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The most famous man in America : the biography of Henry Ward Beecher

Author: Debby Applegate
Publisher: Princeton, N.J. : Recording for the Blind & Dyslexic, 2007.
Edition/Format:   Audiobook on CD : CD audio : Biography : English
Database:WorldCat
Summary:
Henry Ward Beecher was, for much of the nineteenth century, America's most widely known public figure. In place of his own preacher father's fire-and- brimstone theology, Beecher preached a gospel of unconditional love and forgiveness, giving us the Christianity we have today. His sermons at Plymouth Church in Brooklyn Heights were so galvanizingly popular that the ferries from Manhattan to Brooklyn became known as  Read more...
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Details

Genre/Form: Biography
Named Person: Henry Ward Beecher; Henry Ward Beecher
Material Type: Biography, Audio book, etc.
Document Type: Sound Recording
All Authors / Contributors: Debby Applegate
OCLC Number: 123313549
Notes: Originally published: New York : Doubleday, ©2006.
Description: 1 audio disc : digital mono ; 4 3/4 in.
Contents: He was the favorite by all odds, the best loved man in Sumter that day --
Damned if you do, and damned if you don't --
I shall have the boy in the ministry yet --
If you wish true, unalloyed, genuine delight, fall in love with some amiable girl --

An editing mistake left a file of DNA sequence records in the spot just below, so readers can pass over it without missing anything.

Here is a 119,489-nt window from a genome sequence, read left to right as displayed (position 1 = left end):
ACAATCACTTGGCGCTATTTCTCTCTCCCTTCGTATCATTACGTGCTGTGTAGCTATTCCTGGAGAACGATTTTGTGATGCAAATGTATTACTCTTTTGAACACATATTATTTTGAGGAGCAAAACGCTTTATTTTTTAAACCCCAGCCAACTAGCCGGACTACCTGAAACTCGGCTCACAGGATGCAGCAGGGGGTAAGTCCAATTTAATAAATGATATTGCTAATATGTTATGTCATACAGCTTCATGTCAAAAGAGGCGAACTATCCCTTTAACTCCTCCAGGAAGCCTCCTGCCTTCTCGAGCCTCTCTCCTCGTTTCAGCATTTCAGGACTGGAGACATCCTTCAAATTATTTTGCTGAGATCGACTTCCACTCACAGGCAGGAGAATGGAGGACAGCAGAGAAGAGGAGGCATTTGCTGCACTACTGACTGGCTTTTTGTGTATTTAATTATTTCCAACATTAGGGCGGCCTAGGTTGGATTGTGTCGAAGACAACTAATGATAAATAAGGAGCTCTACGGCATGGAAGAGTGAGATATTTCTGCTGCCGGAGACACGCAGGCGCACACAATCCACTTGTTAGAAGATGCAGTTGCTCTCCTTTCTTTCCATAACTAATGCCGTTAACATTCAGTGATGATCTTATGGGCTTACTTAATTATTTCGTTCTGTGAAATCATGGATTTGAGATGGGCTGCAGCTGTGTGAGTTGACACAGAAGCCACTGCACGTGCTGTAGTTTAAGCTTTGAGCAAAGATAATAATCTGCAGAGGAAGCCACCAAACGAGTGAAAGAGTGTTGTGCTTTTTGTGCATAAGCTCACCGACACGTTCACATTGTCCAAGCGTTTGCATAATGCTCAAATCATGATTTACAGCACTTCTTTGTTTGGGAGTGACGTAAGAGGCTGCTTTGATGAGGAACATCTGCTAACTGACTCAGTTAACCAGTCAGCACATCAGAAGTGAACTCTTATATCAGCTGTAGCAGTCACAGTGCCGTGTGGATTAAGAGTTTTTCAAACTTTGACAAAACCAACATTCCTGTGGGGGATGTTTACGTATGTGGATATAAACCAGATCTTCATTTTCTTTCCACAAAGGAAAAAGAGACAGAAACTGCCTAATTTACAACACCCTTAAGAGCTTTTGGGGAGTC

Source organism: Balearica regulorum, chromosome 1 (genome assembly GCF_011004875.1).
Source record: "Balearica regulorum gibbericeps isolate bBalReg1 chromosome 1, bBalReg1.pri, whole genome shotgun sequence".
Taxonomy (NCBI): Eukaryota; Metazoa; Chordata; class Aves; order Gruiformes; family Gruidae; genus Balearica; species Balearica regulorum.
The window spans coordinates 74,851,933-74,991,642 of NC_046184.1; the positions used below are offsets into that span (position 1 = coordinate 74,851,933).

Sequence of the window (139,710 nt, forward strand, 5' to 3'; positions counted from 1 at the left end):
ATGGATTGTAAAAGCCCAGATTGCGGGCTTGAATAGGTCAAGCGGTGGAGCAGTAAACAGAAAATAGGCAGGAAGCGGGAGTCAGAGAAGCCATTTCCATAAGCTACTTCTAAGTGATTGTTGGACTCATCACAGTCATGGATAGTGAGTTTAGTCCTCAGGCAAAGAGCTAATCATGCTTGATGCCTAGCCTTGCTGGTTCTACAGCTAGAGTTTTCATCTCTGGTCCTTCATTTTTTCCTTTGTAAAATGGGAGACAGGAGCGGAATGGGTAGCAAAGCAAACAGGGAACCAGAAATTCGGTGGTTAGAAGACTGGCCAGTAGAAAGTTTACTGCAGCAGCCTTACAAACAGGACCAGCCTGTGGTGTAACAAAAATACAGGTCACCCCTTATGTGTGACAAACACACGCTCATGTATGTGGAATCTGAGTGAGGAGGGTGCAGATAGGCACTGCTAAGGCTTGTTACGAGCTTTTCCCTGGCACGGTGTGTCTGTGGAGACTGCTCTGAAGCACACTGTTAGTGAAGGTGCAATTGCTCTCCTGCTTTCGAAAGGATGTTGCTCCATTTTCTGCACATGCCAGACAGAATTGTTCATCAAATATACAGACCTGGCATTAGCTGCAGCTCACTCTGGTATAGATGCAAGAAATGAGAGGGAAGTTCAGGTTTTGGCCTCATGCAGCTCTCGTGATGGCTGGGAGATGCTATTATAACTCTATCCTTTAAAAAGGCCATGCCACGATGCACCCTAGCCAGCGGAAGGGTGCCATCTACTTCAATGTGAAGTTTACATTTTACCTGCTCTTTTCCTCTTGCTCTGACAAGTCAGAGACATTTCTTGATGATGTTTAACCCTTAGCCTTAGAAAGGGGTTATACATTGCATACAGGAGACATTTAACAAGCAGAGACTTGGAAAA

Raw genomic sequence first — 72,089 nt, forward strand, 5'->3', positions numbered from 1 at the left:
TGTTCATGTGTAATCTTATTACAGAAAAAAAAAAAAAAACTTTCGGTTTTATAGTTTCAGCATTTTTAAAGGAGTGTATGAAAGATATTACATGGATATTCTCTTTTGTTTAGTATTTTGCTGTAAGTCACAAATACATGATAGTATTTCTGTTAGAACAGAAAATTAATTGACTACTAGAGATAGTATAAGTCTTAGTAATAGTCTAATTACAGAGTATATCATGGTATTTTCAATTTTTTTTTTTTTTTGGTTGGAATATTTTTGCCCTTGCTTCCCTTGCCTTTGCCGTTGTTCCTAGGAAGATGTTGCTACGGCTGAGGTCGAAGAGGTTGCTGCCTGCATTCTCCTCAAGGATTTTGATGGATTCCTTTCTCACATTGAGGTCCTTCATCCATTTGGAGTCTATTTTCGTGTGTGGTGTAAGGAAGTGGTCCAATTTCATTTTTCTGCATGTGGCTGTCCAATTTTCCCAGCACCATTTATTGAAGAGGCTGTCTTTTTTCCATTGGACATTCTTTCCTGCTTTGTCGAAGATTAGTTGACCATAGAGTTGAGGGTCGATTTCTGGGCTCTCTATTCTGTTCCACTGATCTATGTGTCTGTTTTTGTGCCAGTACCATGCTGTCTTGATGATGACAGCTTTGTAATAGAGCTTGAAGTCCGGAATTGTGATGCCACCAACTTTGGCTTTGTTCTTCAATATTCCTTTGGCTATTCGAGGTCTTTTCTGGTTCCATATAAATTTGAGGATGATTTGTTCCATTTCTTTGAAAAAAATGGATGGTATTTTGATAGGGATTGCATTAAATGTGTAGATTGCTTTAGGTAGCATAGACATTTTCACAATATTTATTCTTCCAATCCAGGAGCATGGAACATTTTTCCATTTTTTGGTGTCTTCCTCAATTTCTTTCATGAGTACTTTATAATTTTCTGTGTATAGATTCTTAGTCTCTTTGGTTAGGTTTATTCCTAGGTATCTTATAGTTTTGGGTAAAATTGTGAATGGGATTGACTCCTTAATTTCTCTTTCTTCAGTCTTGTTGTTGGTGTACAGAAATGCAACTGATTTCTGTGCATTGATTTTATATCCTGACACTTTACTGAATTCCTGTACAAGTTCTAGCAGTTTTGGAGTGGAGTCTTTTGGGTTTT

It was a fearful thing to pull up a New England oak by the roots at a ripened age and transplant it to the soil of the West --
Humph! Pretty business! Son of Lyman Beecher, president of a theological seminary, in this miserable hole --
I am a Western man --
Peculiar minister was needed for so peculiar a church --
Politics in the pulpit --
Courage today or carnage tomorrow --
Give me war redder than blood and fiercer than fire --
My heart is with the radicals, but my emotions are with the Orthodox --
I am reliably assured that Beecher preaches to seven or eight mistresses every Sunday evening --
It is the letters, the letters, only the letters --
What a pity, that so insignificant a matter as the chastity or unchastity of an Elizabeth Tilton could clip the locks of this Samson.
Responsibility: Debby Applegate.

Abstract:

Henry Ward Beecher was, for much of the nineteenth century, America's most widely known public figure. In place of his own preacher father's fire-and- brimstone theology, Beecher preached a gospel of unconditional love and forgiveness, giving us the Christianity we have today. His sermons at Plymouth Church in Brooklyn Heights were so galvanizingly popular that the ferries from Manhattan to Brooklyn became known as "Beecher Boats." When he became involved in the abolition movement-his sister was Harriet Beecher Stowe, the author of Uncle Tom's Cabin-rifles shipped to the resistance fighters in Kansas became known as "Beecher Bibles." Men such as Emerson, Thoreau, Whitman, and Twain befriended - and sometimes parodied - him. And then it fell apart. The wildly charismatic Beecher was accused by feminist firebrand Victoria Woodhull of adultery with his best friend's wife, and the cuckolded Theodore Tilton brought charges of "criminal conversation," leading to a salacious trial that was the most widely covered event of the nineteenth century, garnering, by some counts, more headlines than the entire Civil War. It ended in a hung jury, but by his death in 1886, Beecher's star was considerably dimmed. [The author] brings this fascinating, flawed figure to deserved new life and places him at the center of the key dramas of the American nineteenth century - including the advent of the pulp novel and tabloid press.-http://www.loc.gov/catdir.

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